A simple guide to software task estimation

A simple guide to software task estimation

Who this guide is for

This post is for people who are new to estimating software development tasks or want to take a more structured approach to it. It isn't meant for scrum masters, seasoned project managers, or JIRA ninjas. It's meant to get you thinking about the problem yourself rather than be a dogmatic methodology.

The problem

Odds are your existing estimation process looks like this: a stakeholder asks a developer when something will be done, writes that down, then informs other stakeholders. End of conversation. You probably haven't even agreed on a definition of "done", let alone carefully considered all of the known and unknown factors involved in that estimate.

Some teams are more collaborative, using methods like planning poker to form estimates. This is great, and if it's working for your team then you should continue to use it. However, if your team is small or inexperienced you'll likely find yourself in need of some additional structure.

The factors

Using an agreed-upon set of factors is a great way to objectively come up with a time estimate. This forces everyone to recognize risks and unknowns ahead of time and adjust for them so everyone can manage expectations. Here are the factors I like to use:

1. Developer experience level
2. Requirements definition
3. Frontend difficulty
4. Backend difficulty
5. Testing plan maturity & difficulty
6. External dependencies
7. Deployment difficulty

The guide

There are two parts to this guide: individual task estimation and aggregate task planning. This spreadsheet will help illustrate the concepts; please feel free to make a copy of it for your own use.

Individual task estimation

Individual task estimation

Starting with a gut-feeling base estimate, we can use the above factors to estimate any given task. Most developers have a reasonably good feeling for how difficult a given task is, so that's a great place to start. Proceed to rate each factor on a scale of 1 to 5, with 5 being the best. For example, if there is no frontend work for a given task then rate it a "5". If the requirements are poorly defined, give that a "1".

The other factor here is how confident you are in these ratings. This is on a percentage scale and serves to quantify the unknown factors inherent in all software projects. Confidence level impacts the overall estimate in a huge way, and this is on purpose: if the estimate is too large as a result of it then the team needs to gain confidence by doing research, testing out theories, etc.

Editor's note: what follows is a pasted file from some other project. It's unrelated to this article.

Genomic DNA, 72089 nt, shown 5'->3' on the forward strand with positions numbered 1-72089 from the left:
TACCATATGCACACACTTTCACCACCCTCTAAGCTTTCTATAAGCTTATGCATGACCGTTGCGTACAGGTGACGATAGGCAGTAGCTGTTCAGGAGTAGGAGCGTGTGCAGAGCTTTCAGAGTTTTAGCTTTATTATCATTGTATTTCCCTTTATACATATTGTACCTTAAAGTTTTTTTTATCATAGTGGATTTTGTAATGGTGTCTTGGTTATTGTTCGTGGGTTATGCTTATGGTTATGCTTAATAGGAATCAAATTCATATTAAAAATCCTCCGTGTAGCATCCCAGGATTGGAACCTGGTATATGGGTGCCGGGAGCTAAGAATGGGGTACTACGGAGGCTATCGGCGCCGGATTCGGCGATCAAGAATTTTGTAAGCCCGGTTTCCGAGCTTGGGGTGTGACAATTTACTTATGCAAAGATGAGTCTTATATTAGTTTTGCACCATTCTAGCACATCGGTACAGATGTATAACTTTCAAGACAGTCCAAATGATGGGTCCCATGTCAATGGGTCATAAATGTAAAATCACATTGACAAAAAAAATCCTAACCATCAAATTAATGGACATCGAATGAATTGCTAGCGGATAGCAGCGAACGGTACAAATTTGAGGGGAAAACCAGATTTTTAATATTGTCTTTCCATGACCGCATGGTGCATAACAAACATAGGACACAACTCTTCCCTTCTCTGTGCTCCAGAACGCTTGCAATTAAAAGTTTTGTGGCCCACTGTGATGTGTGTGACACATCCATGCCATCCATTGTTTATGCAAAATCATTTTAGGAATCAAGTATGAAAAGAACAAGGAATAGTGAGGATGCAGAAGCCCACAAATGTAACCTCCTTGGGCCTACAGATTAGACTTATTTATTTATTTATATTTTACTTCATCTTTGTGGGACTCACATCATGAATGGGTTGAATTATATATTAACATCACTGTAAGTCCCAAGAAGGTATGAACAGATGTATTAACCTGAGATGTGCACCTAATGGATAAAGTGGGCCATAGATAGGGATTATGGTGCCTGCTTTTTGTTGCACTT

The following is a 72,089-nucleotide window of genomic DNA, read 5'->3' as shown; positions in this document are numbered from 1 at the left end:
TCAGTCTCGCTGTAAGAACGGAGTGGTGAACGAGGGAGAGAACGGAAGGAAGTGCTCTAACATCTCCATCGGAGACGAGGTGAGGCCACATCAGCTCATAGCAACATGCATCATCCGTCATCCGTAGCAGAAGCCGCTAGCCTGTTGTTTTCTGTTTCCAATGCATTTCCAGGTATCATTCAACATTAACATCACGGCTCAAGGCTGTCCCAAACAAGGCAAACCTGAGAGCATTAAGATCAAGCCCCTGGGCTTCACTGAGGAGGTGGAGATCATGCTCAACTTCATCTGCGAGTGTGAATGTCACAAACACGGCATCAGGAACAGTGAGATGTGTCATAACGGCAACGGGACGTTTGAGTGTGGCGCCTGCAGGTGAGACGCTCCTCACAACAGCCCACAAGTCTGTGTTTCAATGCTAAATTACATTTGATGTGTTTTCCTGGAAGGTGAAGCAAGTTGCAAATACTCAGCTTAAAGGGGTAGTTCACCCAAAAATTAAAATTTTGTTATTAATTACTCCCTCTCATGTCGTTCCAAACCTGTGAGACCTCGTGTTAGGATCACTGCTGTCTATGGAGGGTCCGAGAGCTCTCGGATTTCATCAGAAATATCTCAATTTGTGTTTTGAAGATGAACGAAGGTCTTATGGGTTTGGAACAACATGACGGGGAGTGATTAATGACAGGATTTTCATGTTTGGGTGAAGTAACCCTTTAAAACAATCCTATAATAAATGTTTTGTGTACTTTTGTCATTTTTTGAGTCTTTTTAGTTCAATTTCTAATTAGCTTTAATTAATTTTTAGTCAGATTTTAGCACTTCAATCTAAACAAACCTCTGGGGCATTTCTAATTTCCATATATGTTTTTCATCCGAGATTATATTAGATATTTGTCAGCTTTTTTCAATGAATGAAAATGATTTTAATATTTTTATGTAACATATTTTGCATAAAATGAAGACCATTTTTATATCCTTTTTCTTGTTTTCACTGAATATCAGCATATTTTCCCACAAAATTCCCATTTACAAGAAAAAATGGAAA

Aggregate task planning

Aggregate task planning

As you estimate individual tasks you can then begin ranking them by priority and effort. Simply rank priority as you did the factors, on a scale from 1 to 5 with 5 being the most important. Be sure to evenly distribute your priority rankings! You should end up with 20% being 1, 20% being 5, etc. Remember: if everything is high priority then nothing is.

For the effort column, you can simply enter the estimates you generated from the individual task estimator. Alternatively, you can simply estimate effort on the scale of your choosing. From there it's a short trip to estimate completion dates for each task. Avoid creating estimates by assuming 8 hours of effort per day! You have to include developer time spent on other stuff (meetings, documentation, etc.) or your estimates will be way off.

Build to suit

As I mentioned, this is spreadsheet is meant to get you started and may have some flaws. Before putting it in to practice, be sure to evaluate how the formulas work! You should modify the factors and formulas to fit your organization.

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Want to go more in-depth?

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Questions or comments? Drop me a line at me@jeremyphelps.com or tweet me @remyphelps.